If forbearance is a sure thing, it’s pretty unlikely you’re bound for PSLF. In this case, it behooves you to look into private refinancing. While most companies don’t offer plans that will work for a resident’s depressing financial picture, there are a few that do, and—as we covered earlier—even relatively modest rate decreases can add up significantly over time. But before you do anything, make sure the money saved makes it worthwhile compared with staying with your federal loans (even while forbearing). It’s a one-way street. If forgiveness is even a remote possibility, think long and hard before pulling the trigger.


Deferment is not forbearance

Some people use deferment and forbearance interchangeably, particularly older physicians who used to qualify for deferment during residency, but they’re different. While both allow you “defer” making payments, the government pays the interest on any subsidized loans during a deferment (but not during forbearance).

This matters less now that graduate students don’t receive subsidized loans anymore.

Residents used to meet criteria for the “economic hardship deferment” but no longer. Other deferments are the in-school deferment, military service, military post-active duty, unemployment, rehabilitation training, graduate fellowship, and the post-enrollment deferment (to automatically delay PLUS loans by 6-months, since they technically have no grace period).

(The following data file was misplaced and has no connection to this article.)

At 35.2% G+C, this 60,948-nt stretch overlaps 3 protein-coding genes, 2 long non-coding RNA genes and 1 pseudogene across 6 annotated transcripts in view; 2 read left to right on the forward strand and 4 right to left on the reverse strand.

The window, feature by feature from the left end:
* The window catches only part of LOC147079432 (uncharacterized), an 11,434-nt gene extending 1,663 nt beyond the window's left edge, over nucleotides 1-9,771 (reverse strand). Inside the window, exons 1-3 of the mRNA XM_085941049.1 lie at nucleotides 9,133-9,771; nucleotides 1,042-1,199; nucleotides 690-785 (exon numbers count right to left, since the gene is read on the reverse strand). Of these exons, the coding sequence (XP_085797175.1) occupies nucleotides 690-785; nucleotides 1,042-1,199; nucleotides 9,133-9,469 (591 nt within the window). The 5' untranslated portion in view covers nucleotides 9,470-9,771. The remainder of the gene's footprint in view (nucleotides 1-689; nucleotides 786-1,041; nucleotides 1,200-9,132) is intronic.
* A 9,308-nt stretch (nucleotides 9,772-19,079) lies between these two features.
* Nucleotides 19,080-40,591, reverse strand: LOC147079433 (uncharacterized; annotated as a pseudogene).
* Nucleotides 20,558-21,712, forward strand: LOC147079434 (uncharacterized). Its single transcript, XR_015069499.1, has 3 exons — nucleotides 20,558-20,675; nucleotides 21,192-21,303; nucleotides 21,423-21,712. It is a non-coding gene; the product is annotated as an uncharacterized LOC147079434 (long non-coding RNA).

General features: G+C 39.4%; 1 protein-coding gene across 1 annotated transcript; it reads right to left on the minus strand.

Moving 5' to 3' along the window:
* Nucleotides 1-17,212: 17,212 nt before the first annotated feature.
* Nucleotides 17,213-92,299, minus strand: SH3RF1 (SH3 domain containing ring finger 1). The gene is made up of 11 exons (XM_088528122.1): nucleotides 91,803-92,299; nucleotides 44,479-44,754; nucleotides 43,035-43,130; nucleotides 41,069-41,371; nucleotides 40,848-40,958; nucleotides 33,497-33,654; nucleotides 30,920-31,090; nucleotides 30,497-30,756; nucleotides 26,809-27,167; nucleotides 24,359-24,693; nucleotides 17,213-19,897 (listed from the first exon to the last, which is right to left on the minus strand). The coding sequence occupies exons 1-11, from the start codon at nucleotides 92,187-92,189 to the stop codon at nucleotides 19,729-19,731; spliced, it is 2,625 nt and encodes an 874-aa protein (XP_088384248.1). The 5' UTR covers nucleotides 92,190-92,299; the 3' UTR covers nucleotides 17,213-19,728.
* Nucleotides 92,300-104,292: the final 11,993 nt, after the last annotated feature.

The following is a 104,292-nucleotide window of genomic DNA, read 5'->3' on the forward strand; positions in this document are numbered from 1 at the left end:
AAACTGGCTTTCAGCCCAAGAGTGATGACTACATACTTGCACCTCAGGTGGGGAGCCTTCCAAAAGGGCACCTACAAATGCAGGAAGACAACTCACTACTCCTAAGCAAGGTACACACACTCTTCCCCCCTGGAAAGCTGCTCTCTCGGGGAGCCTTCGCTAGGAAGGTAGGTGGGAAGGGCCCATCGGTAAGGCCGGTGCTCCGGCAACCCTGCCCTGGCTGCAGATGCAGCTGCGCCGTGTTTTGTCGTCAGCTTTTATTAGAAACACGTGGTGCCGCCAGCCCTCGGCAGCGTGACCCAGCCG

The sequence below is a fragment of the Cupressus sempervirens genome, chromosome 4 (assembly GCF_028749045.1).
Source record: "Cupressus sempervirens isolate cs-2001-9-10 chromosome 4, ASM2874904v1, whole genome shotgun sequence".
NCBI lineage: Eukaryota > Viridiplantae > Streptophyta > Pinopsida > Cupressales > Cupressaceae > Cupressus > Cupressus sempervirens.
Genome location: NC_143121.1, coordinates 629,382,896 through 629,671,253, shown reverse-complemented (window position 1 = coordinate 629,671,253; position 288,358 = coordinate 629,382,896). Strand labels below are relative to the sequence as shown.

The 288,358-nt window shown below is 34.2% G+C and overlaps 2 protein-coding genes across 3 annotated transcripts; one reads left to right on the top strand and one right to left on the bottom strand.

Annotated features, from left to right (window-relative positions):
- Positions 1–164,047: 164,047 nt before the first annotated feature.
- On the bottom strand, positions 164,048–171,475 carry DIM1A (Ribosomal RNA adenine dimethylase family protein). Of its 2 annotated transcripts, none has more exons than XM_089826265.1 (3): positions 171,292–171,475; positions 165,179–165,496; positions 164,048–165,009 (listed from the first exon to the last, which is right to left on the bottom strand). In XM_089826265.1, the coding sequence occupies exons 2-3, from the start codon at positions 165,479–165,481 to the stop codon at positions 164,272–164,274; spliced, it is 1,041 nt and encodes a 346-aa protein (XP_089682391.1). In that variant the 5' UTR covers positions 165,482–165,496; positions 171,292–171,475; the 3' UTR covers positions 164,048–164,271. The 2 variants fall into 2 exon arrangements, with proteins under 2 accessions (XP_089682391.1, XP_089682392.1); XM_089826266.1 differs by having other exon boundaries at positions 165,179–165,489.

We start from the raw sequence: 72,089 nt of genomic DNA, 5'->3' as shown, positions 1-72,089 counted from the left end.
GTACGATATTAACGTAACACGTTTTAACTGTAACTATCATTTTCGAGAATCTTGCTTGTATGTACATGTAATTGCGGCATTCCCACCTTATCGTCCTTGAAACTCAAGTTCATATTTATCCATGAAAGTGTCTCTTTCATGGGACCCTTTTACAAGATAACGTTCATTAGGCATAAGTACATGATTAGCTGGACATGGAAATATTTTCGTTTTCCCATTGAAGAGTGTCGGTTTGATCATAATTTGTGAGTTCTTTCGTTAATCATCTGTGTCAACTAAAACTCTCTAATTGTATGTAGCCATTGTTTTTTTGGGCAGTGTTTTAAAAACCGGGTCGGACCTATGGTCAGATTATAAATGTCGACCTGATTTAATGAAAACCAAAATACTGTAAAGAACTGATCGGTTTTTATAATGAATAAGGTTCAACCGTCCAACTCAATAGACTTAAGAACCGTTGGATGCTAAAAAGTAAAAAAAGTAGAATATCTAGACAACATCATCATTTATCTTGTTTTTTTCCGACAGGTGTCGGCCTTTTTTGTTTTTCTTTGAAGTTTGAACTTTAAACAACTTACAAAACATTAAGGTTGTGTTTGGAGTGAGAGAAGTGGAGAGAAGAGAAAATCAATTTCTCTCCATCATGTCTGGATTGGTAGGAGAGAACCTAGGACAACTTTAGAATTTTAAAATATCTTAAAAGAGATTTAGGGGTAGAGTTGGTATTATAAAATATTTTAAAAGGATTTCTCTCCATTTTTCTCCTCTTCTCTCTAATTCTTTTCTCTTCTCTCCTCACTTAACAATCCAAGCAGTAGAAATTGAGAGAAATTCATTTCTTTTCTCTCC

Keep in mind your reality

The debt fact cards and most AAMC materials always compare strict-IDR versus forbearance followed by standard repayment, which minimizes the long-term benefit of making payments during residency by following it up with the extended (lazy) repayment term of IDR and its higher amount of interest payments. However, someone who is willing to put money down in residency is also someone who is likely to want to pay down his or her loans quickly. The bigger your salary, the higher your payment (until the cap in IBR/PAYE). If you were to stay in IDR but be aggressive and make additional payments as an attending, then you don’t magically lose any of the money you save by using IDR as a resident: making interest payments, getting government money, and avoiding capitalization. The longer your residency, the greater this difference is. Don’t be discouraged by looking at the official materials, the numbers are unlikely to reflect a proactive physician’s capabilities.